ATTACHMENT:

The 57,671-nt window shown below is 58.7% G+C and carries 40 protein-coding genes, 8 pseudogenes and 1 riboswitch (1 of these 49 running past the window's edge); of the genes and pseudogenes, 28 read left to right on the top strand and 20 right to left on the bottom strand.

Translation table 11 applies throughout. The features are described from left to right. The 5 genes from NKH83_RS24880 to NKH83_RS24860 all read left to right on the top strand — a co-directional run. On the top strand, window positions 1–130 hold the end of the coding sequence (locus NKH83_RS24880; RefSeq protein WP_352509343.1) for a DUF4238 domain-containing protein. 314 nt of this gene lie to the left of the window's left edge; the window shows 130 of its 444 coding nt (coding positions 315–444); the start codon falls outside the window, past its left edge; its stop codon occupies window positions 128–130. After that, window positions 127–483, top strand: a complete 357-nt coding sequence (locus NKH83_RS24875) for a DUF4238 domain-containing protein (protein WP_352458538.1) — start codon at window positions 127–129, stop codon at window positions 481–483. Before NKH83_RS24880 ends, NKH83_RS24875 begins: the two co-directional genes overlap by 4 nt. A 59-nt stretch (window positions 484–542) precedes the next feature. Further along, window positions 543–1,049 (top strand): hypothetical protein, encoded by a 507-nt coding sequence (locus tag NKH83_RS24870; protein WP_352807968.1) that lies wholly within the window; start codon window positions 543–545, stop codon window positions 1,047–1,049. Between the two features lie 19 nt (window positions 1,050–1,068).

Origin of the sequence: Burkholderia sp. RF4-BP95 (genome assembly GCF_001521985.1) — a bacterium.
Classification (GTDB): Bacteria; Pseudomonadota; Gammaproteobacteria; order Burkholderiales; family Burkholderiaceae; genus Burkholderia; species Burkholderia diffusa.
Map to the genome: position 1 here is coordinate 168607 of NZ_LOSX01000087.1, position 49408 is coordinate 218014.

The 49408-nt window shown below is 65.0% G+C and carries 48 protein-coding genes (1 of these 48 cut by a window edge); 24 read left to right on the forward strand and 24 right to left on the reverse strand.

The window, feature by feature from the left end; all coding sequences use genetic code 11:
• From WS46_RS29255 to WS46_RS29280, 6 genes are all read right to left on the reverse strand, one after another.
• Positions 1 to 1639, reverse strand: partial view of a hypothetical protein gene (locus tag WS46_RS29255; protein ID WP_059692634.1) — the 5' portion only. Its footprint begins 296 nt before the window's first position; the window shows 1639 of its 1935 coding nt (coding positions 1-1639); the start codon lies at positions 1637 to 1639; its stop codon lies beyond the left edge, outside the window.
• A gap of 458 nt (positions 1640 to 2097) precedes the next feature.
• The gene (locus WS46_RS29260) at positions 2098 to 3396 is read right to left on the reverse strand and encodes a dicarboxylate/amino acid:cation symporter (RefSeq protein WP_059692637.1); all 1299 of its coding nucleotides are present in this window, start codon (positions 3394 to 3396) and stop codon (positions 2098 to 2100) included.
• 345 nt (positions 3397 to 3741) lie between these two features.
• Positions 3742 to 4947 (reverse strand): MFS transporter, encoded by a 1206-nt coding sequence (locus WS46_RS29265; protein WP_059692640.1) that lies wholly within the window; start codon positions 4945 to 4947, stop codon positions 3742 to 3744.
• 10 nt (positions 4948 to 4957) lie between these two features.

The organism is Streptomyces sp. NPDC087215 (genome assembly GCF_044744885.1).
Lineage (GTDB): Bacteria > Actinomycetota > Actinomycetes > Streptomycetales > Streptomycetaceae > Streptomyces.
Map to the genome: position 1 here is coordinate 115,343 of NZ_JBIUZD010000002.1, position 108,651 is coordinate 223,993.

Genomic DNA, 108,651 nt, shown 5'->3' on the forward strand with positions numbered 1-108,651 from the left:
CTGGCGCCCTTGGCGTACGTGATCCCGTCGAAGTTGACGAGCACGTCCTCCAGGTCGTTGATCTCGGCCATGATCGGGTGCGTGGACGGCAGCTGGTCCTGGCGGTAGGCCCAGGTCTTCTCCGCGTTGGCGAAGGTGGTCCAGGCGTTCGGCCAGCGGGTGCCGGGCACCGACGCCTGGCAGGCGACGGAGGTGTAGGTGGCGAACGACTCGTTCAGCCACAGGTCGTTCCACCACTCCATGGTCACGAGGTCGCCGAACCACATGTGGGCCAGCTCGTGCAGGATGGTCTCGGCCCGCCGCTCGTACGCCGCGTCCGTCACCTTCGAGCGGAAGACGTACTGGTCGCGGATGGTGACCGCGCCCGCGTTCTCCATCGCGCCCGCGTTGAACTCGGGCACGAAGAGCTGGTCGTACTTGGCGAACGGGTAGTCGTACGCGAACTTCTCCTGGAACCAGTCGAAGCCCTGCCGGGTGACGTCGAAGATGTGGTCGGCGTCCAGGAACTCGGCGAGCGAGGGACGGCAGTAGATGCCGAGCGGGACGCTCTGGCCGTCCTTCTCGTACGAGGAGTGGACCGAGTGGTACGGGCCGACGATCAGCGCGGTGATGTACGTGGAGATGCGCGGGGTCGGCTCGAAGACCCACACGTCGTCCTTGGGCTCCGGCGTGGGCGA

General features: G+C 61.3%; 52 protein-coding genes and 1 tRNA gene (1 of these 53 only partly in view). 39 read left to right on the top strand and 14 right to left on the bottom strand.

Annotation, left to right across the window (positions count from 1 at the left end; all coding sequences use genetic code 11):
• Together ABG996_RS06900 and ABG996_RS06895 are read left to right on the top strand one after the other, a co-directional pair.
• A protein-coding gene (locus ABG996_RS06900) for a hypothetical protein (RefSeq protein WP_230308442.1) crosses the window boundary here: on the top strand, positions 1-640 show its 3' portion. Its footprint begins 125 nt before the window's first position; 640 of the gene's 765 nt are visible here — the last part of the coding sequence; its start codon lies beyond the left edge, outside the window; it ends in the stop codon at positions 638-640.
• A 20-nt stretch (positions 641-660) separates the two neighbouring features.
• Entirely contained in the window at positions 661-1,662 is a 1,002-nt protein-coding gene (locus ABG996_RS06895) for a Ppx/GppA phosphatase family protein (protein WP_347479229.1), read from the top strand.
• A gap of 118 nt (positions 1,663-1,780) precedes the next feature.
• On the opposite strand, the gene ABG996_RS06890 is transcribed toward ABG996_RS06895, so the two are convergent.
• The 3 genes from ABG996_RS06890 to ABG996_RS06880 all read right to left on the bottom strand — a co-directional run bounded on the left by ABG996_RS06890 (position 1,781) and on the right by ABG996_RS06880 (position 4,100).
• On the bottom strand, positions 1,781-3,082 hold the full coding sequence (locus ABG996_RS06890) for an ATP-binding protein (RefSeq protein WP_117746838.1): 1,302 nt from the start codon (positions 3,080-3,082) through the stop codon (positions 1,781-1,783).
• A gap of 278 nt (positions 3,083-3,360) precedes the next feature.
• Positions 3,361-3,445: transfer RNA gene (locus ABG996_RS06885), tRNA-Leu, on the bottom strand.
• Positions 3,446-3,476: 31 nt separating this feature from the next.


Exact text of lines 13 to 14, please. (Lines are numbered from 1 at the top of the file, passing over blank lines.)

• Positions 3742 to 4947 (reverse strand): MFS transporter, encoded by a 1206-nt coding sequence (locus WS46_RS29265; protein WP_059692640.1) that lies wholly within the window; start codon positions 4945 to 4947, stop codon positions 3742 to 3744.
• 10 nt (positions 4948 to 4957) lie between these two features.